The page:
World Braille Day: Empowering the Visually-Impaired under Canadian Law

January 4, 2024
Rosemary Bocska

Article written by Rosemary Bocska

As we commemorate World Braille Day on January 4th each year, it offers us a great opportunity to take a closer look at the tools the visually-impaired have available to them while navigating our complex legal system. In the following article learn more about ensuring everyone has proper access to justice, and specifically how Canadian Family Law empowers the visually-impaired. 

Blind man reading a braille book

Empowering the Visually-Impaired under Canadian Law

The discussion starts with the legal basics of accommodating for disabilities. Canada has a long and proud history of recognizing the unique needs of those with various challenges, and of ensuring their needs are accommodated in various realms. As this translates to Family Law access, the rights are enshrined in several sources including The Ontario Human Rights Code, R.S.O. 1990, H.19., The Accessibility for Ontarians with Disabilities Act, 2005, S.O. 2005, c. 11., and The Accessible Canada Act, C. 2019, c. 10.

These statutes are the culmination of several decades worth of initiatives. Way back in December of 2006, for example, the Ontario government published a Report titled “Making Ontario’s Courts Fully Accessible to Persons with Disabilities”. It represented the findings of a newly-appointed Courts Disability Committee, which received input from numerous stakeholders. As it pertained to the challenges faced by the visually impaired who needed legal representation, the Report noted the results of its Survey:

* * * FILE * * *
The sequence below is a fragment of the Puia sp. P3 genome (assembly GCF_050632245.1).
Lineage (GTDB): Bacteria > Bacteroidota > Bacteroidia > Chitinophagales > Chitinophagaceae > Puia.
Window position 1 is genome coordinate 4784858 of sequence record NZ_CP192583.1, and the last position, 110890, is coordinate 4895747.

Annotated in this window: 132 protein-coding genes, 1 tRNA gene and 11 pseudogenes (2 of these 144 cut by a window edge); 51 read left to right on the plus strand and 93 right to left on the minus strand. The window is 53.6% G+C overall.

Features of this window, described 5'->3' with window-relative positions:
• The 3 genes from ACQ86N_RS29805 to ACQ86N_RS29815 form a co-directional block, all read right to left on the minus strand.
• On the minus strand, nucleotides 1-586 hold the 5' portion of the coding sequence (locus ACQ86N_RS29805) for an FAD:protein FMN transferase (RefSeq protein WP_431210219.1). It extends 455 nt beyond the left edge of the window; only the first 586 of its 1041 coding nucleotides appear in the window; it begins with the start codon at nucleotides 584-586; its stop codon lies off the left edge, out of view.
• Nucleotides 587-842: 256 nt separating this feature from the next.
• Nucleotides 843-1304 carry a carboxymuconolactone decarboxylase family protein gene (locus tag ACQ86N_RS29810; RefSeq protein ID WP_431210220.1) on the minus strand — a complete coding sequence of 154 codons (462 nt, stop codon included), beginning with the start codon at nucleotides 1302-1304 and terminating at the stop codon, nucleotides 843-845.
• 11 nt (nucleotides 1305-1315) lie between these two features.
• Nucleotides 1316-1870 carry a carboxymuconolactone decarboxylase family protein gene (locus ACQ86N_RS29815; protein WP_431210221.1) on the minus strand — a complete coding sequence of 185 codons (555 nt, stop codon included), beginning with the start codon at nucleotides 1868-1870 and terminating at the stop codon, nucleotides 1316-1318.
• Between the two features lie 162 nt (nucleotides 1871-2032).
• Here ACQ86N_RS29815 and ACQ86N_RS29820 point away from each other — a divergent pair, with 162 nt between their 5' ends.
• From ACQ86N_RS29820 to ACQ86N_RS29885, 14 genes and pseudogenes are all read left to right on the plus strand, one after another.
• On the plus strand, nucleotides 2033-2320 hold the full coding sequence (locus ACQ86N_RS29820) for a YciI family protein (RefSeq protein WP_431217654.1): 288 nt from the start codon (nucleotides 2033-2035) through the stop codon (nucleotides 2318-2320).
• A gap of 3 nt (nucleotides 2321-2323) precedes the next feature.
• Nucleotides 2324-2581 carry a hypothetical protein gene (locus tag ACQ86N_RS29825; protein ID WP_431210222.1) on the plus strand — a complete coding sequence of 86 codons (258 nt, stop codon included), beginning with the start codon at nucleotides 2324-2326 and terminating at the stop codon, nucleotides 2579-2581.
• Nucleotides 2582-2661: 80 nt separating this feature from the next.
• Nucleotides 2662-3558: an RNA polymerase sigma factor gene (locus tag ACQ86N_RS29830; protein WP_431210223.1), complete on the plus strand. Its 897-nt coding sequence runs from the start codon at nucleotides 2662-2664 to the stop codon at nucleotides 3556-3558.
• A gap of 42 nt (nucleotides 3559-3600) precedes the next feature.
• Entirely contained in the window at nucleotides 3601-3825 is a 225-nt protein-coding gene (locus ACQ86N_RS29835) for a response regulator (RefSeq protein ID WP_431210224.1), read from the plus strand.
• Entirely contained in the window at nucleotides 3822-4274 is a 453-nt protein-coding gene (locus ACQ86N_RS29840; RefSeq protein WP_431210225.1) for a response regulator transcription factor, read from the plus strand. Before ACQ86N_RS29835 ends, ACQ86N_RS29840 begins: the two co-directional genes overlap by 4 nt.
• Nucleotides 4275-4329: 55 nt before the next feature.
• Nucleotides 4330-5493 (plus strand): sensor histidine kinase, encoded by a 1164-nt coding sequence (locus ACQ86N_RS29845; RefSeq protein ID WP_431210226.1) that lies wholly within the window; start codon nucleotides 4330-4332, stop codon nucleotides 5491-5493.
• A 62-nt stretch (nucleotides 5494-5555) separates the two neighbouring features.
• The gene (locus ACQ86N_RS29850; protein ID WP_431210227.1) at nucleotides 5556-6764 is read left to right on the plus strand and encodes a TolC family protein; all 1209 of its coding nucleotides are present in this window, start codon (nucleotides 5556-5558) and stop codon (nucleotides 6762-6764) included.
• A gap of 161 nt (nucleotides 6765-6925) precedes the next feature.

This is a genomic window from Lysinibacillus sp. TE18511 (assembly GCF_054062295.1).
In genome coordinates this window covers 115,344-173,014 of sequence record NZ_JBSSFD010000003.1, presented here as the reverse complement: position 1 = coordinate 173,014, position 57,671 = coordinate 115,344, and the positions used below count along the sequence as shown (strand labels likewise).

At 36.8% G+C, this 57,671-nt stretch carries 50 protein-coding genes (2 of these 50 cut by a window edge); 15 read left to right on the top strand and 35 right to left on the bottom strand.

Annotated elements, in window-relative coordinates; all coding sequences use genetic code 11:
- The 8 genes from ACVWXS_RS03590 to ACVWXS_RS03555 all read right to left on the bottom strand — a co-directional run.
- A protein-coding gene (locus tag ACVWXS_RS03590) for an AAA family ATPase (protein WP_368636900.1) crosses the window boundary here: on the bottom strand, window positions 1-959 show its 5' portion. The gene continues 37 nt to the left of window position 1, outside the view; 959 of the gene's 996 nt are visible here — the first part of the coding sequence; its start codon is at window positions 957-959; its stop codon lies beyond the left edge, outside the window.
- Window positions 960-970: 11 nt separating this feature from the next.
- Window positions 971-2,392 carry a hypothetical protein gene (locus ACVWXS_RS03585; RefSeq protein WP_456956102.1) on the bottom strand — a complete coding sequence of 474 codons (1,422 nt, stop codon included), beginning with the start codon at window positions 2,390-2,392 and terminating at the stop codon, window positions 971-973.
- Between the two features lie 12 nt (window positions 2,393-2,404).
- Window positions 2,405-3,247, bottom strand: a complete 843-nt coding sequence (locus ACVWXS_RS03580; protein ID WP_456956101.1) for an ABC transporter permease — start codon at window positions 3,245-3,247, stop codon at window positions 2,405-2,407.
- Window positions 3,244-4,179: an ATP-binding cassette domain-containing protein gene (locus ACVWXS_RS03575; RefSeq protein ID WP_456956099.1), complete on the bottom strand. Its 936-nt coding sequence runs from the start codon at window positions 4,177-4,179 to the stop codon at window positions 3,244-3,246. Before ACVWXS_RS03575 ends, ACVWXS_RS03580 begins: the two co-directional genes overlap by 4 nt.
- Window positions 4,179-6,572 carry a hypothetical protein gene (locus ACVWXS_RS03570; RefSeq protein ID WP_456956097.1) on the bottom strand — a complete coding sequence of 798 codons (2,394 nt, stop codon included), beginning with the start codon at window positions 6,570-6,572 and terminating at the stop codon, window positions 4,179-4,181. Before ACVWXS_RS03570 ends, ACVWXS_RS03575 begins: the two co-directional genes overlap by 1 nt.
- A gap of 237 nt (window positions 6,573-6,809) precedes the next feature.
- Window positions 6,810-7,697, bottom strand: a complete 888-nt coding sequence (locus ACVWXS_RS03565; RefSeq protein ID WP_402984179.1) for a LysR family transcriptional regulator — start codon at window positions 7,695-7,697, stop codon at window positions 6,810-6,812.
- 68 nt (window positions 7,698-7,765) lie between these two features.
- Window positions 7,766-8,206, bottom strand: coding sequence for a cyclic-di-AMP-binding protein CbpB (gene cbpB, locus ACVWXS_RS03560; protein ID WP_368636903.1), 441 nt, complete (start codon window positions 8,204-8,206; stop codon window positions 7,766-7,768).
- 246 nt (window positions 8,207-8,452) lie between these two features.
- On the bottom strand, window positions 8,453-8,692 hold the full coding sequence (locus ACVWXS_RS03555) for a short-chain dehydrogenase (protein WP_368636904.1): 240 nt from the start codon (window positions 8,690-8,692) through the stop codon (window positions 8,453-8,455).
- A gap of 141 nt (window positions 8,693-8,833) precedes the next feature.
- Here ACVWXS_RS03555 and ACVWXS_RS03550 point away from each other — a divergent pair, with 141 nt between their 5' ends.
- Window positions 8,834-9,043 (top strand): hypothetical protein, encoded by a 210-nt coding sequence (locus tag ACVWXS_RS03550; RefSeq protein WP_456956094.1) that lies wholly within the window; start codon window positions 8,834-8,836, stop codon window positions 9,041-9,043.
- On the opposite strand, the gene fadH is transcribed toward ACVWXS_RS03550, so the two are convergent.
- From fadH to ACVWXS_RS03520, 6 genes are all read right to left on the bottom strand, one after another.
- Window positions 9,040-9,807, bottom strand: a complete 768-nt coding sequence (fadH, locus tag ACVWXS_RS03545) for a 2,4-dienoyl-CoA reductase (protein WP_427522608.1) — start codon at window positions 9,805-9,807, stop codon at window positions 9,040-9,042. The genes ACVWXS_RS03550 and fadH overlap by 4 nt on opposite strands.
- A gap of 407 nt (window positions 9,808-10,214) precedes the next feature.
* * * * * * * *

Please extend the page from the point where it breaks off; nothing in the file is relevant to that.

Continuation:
Counsel reported that it was exceptionally difficult, if not impossible, to get timely access to court materials in Braille and other alternative formats. Blind individuals too often cannot access court materials that are on-line in PDF form, because the PDF format is less accessible than other electronic formats for the range of adaptive technology that blind, low vision and dyslexic persons use to read electronic text.

Through that 2007 Report, the Committee recommended broad-ranging improvements to make the justice system fully accessible, all of which are currently seen in multiple aspects of the modern-day justice system. There has been recent scholarly research on whether Court websites are sufficiently accessible.[1]

Making the Family Justice System Accessible for You

If you are a person with visual impairment, then you’ll want to know how all of this translates into making the justice system accessible to you. Here are your key points and resources:

  • Accessibility policies work for you. All Ontario Courts must comply with the province’s Public Service accessibility policies.  This means that all public service staff have been trained to optimize accessibility, including facilitating the use of accessible formats and personal assistive devices, and support persons.
  • Accessibility Coordinators. Every Ontario provincial Courthouse has an Accessibility Coordinator on staff. This person is tasked with providing information, and identifying what accommodations are available for those persons with visual impairments or other disabilities. This might include equipment or services that make it easier to access the justice system. This is in line with the policies provided on the Ontario government’s document titled, “Going to Court: Accessibility”, which is found on its website.

    The Accessibility Coordinator does not provide legal advice directly (this is always the role for your own duly-qualified Ontario Family Lawyer). However, they can assist with physical access to and filing of documents, once you have taken steps to obtain the appropriate legal advice on what forms are needed, and how to complete them.
  • Discrimination-free legal representation. Finally, Ontario human rights legislation mandates that lawyers must provide their services without discriminating on the basis of visual impairment. Some Ontario lawyers specialize in assisting those with disabilities. (And note that for those who currently do not, the Law Society of Ontario has specific training. There are also Continuing Legal Education materials for lawyers, that delve into issues that may be unique to these individuals).